According to Myrhum, 80 percent of golfers who use a driver with a sliding weight track set the location of the weights when they first acquire the club (or are fit for it) and never move them. Those sliding tracks, in Myrhum’s opinion, are just a club-fitting tool, yet they add discretionary weight that stands in the way of optimizing a club’s performance.
For many golfers, the value of Honma’s new driver, which starts at $600, can be linked to the Japanese company’s proprietary shafts as much as it can to the design of the model’s revolutionary clubhead. Crafted to tight tolerances and using advanced Toray composite materials, Honma’s Vizard shafts deliver uniform stiffness in all directions, which minimizes the presence of a spine. That said, each shaft is built with its spine set at 6 p.m. (along the backside of the shaft, opposite the target that a golfer is aiming at). This allows the shaft to react consistently and predictably during every swing. What’s more, Honma’s non-rotating hosel technology allows players to adjust the lie angle, as well as to open or close the club face without altering the orientation of the shaft’s spine.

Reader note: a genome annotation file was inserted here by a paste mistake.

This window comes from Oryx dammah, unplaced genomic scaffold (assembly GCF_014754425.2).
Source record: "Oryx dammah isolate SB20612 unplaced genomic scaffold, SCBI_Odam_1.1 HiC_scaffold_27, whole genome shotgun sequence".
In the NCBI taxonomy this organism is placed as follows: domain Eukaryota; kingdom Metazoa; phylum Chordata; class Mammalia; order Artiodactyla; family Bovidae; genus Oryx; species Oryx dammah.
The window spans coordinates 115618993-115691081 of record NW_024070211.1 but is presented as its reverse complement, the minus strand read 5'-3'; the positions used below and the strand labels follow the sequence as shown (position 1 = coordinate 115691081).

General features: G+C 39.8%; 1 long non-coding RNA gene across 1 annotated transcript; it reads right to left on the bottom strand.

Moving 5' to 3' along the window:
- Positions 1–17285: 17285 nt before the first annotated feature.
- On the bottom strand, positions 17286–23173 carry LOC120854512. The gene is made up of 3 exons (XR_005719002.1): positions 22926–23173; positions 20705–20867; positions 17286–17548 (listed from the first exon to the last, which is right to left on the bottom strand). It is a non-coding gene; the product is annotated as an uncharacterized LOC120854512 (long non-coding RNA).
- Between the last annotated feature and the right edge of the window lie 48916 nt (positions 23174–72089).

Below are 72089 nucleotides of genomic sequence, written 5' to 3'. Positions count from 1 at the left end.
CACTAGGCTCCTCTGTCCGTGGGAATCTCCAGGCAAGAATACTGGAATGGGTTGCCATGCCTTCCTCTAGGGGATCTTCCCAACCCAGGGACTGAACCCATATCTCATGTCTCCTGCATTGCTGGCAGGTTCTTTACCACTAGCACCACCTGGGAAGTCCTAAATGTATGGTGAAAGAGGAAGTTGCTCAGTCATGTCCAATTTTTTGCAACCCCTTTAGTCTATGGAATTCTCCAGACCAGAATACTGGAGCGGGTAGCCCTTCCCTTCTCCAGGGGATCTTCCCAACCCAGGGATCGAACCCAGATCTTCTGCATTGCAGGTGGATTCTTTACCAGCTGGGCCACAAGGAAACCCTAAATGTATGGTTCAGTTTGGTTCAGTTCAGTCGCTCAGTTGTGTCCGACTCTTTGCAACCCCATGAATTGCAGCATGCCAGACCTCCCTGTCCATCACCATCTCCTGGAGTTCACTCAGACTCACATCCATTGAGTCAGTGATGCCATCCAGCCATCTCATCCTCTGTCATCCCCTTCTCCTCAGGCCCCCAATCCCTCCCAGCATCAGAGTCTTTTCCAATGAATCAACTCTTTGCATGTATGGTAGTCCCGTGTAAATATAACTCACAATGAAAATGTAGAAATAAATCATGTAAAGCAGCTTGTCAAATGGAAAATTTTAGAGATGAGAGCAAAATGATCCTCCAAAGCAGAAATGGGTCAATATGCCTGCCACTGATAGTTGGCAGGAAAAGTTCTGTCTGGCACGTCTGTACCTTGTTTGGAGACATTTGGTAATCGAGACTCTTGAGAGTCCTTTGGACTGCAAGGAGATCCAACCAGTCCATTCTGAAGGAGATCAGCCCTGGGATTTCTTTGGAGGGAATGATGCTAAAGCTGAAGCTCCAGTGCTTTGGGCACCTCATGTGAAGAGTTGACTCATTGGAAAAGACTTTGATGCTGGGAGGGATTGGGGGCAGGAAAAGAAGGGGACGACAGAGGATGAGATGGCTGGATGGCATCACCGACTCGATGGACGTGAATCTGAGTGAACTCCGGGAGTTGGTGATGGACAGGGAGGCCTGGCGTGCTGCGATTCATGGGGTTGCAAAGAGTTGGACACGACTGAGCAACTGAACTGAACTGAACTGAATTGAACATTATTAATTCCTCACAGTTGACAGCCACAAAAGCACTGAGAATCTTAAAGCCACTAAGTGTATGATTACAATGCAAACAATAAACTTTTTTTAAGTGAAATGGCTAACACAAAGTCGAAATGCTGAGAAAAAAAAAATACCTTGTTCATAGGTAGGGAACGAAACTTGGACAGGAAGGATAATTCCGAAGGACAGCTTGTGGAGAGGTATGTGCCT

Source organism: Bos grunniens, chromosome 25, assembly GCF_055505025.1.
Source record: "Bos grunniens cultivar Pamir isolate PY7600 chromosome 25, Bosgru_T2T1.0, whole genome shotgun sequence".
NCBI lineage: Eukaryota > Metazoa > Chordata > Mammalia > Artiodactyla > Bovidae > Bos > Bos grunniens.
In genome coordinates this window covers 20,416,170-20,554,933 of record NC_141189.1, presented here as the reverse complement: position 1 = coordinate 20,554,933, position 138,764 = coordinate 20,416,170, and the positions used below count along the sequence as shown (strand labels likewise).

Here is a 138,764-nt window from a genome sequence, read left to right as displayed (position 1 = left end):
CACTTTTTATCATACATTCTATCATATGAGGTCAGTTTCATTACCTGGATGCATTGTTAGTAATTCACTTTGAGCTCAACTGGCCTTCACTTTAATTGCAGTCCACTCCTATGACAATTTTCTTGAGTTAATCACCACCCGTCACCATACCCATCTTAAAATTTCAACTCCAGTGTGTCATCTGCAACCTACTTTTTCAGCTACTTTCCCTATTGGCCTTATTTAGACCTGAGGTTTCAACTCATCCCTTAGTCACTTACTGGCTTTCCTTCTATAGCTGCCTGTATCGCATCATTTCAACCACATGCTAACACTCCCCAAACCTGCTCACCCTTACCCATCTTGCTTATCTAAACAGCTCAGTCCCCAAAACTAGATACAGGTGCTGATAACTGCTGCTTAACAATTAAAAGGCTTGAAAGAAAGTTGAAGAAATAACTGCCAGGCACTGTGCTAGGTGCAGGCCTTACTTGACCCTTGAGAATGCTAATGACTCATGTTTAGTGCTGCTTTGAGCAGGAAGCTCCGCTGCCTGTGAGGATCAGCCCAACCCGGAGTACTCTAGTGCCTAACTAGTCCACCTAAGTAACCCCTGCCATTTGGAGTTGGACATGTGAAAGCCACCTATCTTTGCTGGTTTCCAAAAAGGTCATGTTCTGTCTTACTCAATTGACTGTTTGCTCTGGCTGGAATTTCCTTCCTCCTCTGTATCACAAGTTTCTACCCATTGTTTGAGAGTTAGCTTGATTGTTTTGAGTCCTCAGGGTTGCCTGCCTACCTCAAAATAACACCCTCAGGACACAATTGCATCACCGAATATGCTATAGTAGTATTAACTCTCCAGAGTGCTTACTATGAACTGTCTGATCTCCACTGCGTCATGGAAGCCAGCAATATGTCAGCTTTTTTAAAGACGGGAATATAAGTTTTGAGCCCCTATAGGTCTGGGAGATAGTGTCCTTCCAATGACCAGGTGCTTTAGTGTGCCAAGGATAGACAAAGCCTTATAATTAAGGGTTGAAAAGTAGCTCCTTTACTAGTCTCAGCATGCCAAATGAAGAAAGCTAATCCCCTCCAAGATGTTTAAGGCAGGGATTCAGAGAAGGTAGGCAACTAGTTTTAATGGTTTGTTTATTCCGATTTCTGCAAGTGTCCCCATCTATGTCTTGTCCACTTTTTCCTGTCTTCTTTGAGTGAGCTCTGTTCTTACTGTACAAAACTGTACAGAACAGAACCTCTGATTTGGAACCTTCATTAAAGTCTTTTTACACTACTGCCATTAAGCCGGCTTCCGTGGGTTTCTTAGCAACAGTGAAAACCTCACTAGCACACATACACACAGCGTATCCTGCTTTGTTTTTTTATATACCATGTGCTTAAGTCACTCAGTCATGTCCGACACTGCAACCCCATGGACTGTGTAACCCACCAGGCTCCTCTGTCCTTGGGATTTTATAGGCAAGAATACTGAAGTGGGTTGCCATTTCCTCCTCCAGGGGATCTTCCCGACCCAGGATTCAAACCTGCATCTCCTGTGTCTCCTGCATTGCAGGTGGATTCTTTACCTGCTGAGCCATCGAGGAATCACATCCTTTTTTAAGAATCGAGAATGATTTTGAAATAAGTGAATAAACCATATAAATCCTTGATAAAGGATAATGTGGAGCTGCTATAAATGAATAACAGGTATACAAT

Proof of such value is evident following the conclusion of my mobile fitting. Despite the encouraging first shot that I hit with the Ventus shaft, it was a 65.5-gram Vizard FD-6x shaft that dialed in the consistency of my center-face strikes. In doing so, the shaft tightened my dispersion and increased the frequency of my longest drives.
Three weeks later, I found myself on the course playing my first round of golf with that new TR20 in my hands. By the time I reached the 18th tee box, I had pulled that driver from my bag only three times, hitting good drives that got progressively better with each swing. The final hole — a 572-yard par 5 that almost always requires three shots to reach the green — will need the best swing that I can produce.
With a Pro-V1 teed up, I took a smooth swing and hit as pure a drive as I ever have. The shot split the fairway and, when my ball came to rest, the drive’s total distance had brought the hole’s green within reach for my second shot. It’s a drive that not only validates Honma’s technology and design, it also legitimizes the effectiveness of a mobile fitting experience — even one that might be conducted using only haggard golf balls.